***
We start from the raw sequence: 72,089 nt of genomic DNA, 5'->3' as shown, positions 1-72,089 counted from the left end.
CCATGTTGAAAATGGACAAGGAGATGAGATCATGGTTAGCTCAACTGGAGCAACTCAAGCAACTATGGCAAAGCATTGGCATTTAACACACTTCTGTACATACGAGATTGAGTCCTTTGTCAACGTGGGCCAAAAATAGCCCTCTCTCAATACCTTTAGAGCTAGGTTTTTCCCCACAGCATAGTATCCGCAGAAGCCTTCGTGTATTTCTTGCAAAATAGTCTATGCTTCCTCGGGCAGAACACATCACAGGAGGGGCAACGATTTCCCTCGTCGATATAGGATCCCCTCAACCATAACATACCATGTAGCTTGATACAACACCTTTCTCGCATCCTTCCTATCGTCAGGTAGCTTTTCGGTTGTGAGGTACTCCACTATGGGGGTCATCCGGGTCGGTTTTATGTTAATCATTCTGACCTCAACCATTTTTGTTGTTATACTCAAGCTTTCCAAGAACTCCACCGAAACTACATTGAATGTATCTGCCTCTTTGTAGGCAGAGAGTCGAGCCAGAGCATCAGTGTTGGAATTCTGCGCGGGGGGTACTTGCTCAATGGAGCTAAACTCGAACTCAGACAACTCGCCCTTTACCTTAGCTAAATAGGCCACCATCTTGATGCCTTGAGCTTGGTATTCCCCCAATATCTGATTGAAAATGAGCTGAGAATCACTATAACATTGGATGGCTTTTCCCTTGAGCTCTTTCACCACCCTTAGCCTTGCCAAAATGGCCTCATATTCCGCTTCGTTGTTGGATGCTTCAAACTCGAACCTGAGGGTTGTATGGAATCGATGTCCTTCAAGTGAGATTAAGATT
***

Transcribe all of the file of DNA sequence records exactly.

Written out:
We start from the raw sequence: 72,089 nt of genomic DNA, 5'->3' as shown, positions 1-72,089 counted from the left end.
CCATGTTGAAAATGGACAAGGAGATGAGATCATGGTTAGCTCAACTGGAGCAACTCAAGCAACTATGGCAAAGCATTGGCATTTAACACACTTCTGTACATACGAGATTGAGTCCTTTGTCAACGTGGGCCAAAAATAGCCCTCTCTCAATACCTTTAGAGCTAGGTTTTTCCCCACAGCATAGTATCCGCAGAAGCCTTCGTGTATTTCTTGCAAAATAGTCTATGCTTCCTCGGGCAGAACACATCACAGGAGGGGCAACGATTTCCCTCGTCGATATAGGATCCCCTCAACCATAACATACCATGTAGCTTGATACAACACCTTTCTCGCATCCTTCCTATCGTCAGGTAGCTTTTCGGTTGTGAGGTACTCCACTATGGGGGTCATCCGGGTCGGTTTTATGTTAATCATTCTGACCTCAACCATTTTTGTTGTTATACTCAAGCTTTCCAAGAACTCCACCGAAACTACATTGAATGTATCTGCCTCTTTGTAGGCAGAGAGTCGAGCCAGAGCATCAGTGTTGGAATTCTGCGCGGGGGGTACTTGCTCAATGGAGCTAAACTCGAACTCAGACAACTCGCCCTTTACCTTAGCTAAATAGGCCACCATCTTGATGCCTTGAGCTTGGTATTCCCCCAATATCTGATTGAAAATGAGCTGAGAATCACTATAACATTGGATGGCTTTTCCCTTGAGCTCTTTCACCACCCTTAGCCTTGCCAAAATGGCCTCATATTCCGCTTCGTTGTTGGATGCTTCAAACTCGAACCTGAGGGTTGTATGGAATCGATGTCCTTCAAGTGAGATTAAGATT